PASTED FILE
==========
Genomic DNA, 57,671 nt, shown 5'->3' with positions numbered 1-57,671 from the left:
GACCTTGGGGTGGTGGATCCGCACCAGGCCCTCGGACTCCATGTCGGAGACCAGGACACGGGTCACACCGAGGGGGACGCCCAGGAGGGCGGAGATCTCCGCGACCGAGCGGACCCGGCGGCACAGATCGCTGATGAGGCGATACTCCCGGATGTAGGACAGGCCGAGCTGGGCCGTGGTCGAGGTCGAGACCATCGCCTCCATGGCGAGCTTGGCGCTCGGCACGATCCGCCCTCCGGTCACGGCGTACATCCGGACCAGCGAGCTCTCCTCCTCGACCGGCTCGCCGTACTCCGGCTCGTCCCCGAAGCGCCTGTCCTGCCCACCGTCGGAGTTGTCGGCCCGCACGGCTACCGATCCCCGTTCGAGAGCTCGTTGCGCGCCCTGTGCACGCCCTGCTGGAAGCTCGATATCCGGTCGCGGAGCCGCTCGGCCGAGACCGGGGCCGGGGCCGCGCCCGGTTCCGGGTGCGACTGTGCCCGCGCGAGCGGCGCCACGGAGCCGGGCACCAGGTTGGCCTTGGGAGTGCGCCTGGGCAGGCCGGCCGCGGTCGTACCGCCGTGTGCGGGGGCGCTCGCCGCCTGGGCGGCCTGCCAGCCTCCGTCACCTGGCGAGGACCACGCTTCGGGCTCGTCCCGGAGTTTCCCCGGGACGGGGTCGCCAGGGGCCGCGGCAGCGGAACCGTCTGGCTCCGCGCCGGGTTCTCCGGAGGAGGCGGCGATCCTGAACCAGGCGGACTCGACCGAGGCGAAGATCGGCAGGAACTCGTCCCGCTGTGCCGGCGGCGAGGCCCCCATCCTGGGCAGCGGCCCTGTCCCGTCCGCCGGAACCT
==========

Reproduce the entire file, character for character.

Genomic DNA, 57,671 nt, shown 5'->3' with positions numbered 1-57,671 from the left:
GACCTTGGGGTGGTGGATCCGCACCAGGCCCTCGGACTCCATGTCGGAGACCAGGACACGGGTCACACCGAGGGGGACGCCCAGGAGGGCGGAGATCTCCGCGACCGAGCGGACCCGGCGGCACAGATCGCTGATGAGGCGATACTCCCGGATGTAGGACAGGCCGAGCTGGGCCGTGGTCGAGGTCGAGACCATCGCCTCCATGGCGAGCTTGGCGCTCGGCACGATCCGCCCTCCGGTCACGGCGTACATCCGGACCAGCGAGCTCTCCTCCTCGACCGGCTCGCCGTACTCCGGCTCGTCCCCGAAGCGCCTGTCCTGCCCACCGTCGGAGTTGTCGGCCCGCACGGCTACCGATCCCCGTTCGAGAGCTCGTTGCGCGCCCTGTGCACGCCCTGCTGGAAGCTCGATATCCGGTCGCGGAGCCGCTCGGCCGAGACCGGGGCCGGGGCCGCGCCCGGTTCCGGGTGCGACTGTGCCCGCGCGAGCGGCGCCACGGAGCCGGGCACCAGGTTGGCCTTGGGAGTGCGCCTGGGCAGGCCGGCCGCGGTCGTACCGCCGTGTGCGGGGGCGCTCGCCGCCTGGGCGGCCTGCCAGCCTCCGTCACCTGGCGAGGACCACGCTTCGGGCTCGTCCCGGAGTTTCCCCGGGACGGGGTCGCCAGGGGCCGCGGCAGCGGAACCGTCTGGCTCCGCGCCGGGTTCTCCGGAGGAGGCGGCGATCCTGAACCAGGCGGACTCGACCGAGGCGAAGATCGGCAGGAACTCGTCCCGCTGTGCCGGCGGCGAGGCCCCCATCCTGGGCAGCGGCCCTGTCCCGTCCGCCGGAACCT